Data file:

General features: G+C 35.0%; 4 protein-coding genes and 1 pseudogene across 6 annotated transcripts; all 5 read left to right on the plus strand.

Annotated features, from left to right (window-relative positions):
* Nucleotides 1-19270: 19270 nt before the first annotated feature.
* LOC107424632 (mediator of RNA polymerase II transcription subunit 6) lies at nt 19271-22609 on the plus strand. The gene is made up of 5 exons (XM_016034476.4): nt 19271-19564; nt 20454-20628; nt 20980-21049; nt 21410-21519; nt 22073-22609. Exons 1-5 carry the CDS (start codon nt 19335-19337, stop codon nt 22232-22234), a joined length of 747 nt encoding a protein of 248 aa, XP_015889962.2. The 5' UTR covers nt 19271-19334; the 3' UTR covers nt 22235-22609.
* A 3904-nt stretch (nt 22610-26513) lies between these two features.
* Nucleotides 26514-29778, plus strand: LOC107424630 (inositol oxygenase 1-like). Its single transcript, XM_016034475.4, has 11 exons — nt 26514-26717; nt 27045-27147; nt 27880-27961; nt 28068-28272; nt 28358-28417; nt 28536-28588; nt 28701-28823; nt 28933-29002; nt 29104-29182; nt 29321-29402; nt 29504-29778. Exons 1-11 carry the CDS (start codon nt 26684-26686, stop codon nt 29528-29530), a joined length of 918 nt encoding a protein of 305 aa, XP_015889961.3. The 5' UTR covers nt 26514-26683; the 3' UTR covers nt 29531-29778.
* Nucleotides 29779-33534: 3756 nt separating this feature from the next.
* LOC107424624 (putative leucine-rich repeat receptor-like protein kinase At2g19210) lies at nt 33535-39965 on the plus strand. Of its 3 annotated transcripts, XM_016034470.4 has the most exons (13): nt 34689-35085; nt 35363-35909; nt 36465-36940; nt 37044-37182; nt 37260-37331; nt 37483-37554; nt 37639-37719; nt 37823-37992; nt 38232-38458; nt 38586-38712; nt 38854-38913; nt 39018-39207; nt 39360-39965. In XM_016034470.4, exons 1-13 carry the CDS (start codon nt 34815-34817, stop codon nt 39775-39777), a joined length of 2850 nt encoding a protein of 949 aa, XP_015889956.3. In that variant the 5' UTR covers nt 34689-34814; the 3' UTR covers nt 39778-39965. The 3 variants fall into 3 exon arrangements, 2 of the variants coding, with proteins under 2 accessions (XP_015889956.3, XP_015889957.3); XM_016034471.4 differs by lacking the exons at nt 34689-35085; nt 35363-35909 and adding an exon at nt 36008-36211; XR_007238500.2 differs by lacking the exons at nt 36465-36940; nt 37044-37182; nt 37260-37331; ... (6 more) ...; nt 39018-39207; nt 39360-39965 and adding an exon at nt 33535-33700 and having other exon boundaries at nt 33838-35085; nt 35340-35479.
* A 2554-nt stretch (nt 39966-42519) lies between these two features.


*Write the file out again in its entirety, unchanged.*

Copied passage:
General features: G+C 35.0%; 4 protein-coding genes and 1 pseudogene across 6 annotated transcripts; all 5 read left to right on the plus strand.

Annotated features, from left to right (window-relative positions):
* Nucleotides 1-19270: 19270 nt before the first annotated feature.
* LOC107424632 (mediator of RNA polymerase II transcription subunit 6) lies at nt 19271-22609 on the plus strand. The gene is made up of 5 exons (XM_016034476.4): nt 19271-19564; nt 20454-20628; nt 20980-21049; nt 21410-21519; nt 22073-22609. Exons 1-5 carry the CDS (start codon nt 19335-19337, stop codon nt 22232-22234), a joined length of 747 nt encoding a protein of 248 aa, XP_015889962.2. The 5' UTR covers nt 19271-19334; the 3' UTR covers nt 22235-22609.
* A 3904-nt stretch (nt 22610-26513) lies between these two features.
* Nucleotides 26514-29778, plus strand: LOC107424630 (inositol oxygenase 1-like). Its single transcript, XM_016034475.4, has 11 exons — nt 26514-26717; nt 27045-27147; nt 27880-27961; nt 28068-28272; nt 28358-28417; nt 28536-28588; nt 28701-28823; nt 28933-29002; nt 29104-29182; nt 29321-29402; nt 29504-29778. Exons 1-11 carry the CDS (start codon nt 26684-26686, stop codon nt 29528-29530), a joined length of 918 nt encoding a protein of 305 aa, XP_015889961.3. The 5' UTR covers nt 26514-26683; the 3' UTR covers nt 29531-29778.
* Nucleotides 29779-33534: 3756 nt separating this feature from the next.
* LOC107424624 (putative leucine-rich repeat receptor-like protein kinase At2g19210) lies at nt 33535-39965 on the plus strand. Of its 3 annotated transcripts, XM_016034470.4 has the most exons (13): nt 34689-35085; nt 35363-35909; nt 36465-36940; nt 37044-37182; nt 37260-37331; nt 37483-37554; nt 37639-37719; nt 37823-37992; nt 38232-38458; nt 38586-38712; nt 38854-38913; nt 39018-39207; nt 39360-39965. In XM_016034470.4, exons 1-13 carry the CDS (start codon nt 34815-34817, stop codon nt 39775-39777), a joined length of 2850 nt encoding a protein of 949 aa, XP_015889956.3. In that variant the 5' UTR covers nt 34689-34814; the 3' UTR covers nt 39778-39965. The 3 variants fall into 3 exon arrangements, 2 of the variants coding, with proteins under 2 accessions (XP_015889956.3, XP_015889957.3); XM_016034471.4 differs by lacking the exons at nt 34689-35085; nt 35363-35909 and adding an exon at nt 36008-36211; XR_007238500.2 differs by lacking the exons at nt 36465-36940; nt 37044-37182; nt 37260-37331; ... (6 more) ...; nt 39018-39207; nt 39360-39965 and adding an exon at nt 33535-33700 and having other exon boundaries at nt 33838-35085; nt 35340-35479.
* A 2554-nt stretch (nt 39966-42519) lies between these two features.